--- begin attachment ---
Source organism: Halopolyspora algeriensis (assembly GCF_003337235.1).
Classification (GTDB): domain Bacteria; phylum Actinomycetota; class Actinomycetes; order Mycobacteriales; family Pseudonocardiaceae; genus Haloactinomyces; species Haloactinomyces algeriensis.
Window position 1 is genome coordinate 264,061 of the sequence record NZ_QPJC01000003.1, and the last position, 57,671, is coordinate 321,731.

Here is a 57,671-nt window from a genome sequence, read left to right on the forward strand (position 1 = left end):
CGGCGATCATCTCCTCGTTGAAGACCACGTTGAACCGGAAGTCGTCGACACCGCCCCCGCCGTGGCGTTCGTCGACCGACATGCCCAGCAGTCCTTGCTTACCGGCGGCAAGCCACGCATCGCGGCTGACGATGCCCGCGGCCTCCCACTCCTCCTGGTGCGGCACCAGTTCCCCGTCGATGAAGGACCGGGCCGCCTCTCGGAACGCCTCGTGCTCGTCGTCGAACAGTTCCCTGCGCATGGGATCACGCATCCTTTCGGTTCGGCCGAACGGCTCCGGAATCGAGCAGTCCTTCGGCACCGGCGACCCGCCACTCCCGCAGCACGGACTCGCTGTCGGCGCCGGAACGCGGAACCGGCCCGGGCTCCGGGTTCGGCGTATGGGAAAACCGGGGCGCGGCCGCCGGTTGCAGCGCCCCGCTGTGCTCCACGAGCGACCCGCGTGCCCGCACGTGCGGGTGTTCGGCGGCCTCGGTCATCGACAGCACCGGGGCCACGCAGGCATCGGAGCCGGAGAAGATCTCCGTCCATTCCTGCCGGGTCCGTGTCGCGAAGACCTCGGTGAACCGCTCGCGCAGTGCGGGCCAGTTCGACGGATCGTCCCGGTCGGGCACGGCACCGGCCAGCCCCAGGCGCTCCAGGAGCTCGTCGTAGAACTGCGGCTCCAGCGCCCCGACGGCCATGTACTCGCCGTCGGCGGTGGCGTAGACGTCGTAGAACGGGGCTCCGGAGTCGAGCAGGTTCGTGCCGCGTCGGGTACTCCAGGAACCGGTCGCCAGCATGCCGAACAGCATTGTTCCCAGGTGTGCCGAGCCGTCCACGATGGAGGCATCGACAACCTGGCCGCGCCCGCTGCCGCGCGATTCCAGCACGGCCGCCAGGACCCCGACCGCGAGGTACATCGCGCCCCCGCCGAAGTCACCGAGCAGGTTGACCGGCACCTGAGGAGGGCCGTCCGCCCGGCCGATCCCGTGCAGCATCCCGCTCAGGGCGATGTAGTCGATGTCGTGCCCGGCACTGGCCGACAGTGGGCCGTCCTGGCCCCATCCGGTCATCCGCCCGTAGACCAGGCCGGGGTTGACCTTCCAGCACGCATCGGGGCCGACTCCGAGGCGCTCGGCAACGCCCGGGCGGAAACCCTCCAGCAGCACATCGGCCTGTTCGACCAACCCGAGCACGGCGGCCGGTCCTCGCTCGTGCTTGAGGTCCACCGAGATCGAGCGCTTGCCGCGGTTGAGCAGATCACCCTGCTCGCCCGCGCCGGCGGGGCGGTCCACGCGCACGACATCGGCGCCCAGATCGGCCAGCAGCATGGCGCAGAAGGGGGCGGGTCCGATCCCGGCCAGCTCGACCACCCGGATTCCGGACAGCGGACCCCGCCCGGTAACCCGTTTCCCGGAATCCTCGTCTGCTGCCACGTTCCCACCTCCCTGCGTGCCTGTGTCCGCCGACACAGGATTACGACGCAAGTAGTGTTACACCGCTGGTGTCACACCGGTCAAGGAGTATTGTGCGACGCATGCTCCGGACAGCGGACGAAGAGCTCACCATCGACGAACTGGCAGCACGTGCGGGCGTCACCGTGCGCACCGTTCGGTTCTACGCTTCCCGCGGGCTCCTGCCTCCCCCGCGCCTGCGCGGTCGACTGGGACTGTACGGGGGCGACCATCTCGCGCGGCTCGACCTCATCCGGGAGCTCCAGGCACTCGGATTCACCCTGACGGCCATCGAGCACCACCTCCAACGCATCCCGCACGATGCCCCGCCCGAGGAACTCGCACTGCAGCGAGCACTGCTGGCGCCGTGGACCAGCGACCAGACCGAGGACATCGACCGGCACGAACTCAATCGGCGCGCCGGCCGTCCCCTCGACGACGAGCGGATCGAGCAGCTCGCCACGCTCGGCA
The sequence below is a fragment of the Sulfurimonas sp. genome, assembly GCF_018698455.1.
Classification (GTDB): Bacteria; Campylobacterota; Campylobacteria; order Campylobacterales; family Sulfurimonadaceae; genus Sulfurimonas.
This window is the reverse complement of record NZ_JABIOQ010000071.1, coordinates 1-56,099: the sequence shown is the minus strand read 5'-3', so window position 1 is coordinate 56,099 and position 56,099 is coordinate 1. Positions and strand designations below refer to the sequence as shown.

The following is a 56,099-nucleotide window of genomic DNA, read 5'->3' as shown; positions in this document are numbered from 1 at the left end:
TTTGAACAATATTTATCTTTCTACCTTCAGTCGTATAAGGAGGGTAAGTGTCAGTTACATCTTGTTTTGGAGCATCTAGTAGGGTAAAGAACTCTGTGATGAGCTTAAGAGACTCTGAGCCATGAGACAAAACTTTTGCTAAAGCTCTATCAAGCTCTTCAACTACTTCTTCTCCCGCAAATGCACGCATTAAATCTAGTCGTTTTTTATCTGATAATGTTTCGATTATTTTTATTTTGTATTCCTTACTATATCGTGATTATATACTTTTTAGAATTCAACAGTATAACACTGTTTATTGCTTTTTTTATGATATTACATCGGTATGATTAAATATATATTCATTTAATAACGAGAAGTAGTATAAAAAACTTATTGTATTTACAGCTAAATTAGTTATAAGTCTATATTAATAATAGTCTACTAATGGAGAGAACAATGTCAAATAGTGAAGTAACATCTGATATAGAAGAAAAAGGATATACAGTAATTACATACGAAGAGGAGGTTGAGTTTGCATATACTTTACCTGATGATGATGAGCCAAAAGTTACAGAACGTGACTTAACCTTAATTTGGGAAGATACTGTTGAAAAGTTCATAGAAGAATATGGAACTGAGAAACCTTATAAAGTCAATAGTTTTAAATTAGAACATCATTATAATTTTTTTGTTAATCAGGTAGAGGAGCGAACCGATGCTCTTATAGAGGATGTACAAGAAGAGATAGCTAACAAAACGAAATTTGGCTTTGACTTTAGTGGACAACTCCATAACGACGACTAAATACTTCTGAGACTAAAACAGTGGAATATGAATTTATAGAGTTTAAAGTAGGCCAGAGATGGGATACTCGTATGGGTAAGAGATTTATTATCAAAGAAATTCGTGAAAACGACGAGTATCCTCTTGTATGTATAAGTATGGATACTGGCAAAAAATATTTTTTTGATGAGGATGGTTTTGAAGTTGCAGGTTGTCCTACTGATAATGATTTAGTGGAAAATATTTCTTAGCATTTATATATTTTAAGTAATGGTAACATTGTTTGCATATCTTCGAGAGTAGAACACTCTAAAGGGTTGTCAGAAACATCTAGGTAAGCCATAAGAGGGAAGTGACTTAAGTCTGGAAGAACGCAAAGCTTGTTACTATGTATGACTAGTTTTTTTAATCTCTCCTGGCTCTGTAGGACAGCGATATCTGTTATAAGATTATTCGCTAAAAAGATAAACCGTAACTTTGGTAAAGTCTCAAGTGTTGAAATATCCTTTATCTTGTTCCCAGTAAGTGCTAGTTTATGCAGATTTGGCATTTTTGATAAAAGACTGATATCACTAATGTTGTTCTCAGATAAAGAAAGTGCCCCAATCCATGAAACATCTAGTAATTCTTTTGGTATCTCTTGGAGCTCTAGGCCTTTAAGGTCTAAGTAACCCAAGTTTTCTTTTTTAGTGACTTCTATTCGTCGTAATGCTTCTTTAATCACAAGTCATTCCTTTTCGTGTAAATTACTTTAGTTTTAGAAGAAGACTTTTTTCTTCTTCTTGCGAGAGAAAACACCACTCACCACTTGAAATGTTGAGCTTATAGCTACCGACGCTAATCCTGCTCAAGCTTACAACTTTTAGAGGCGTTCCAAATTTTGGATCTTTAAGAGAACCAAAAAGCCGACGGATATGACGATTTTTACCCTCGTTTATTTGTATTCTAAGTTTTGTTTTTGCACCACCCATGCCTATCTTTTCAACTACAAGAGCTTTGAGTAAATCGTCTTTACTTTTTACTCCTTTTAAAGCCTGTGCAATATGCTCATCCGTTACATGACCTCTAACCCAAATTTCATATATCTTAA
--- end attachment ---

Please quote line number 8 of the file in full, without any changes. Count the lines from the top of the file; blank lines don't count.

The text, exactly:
This window is the reverse complement of record NZ_JABIOQ010000071.1, coordinates 1-56,099: the sequence shown is the minus strand read 5'-3', so window position 1 is coordinate 56,099 and position 56,099 is coordinate 1. Positions and strand designations below refer to the sequence as shown.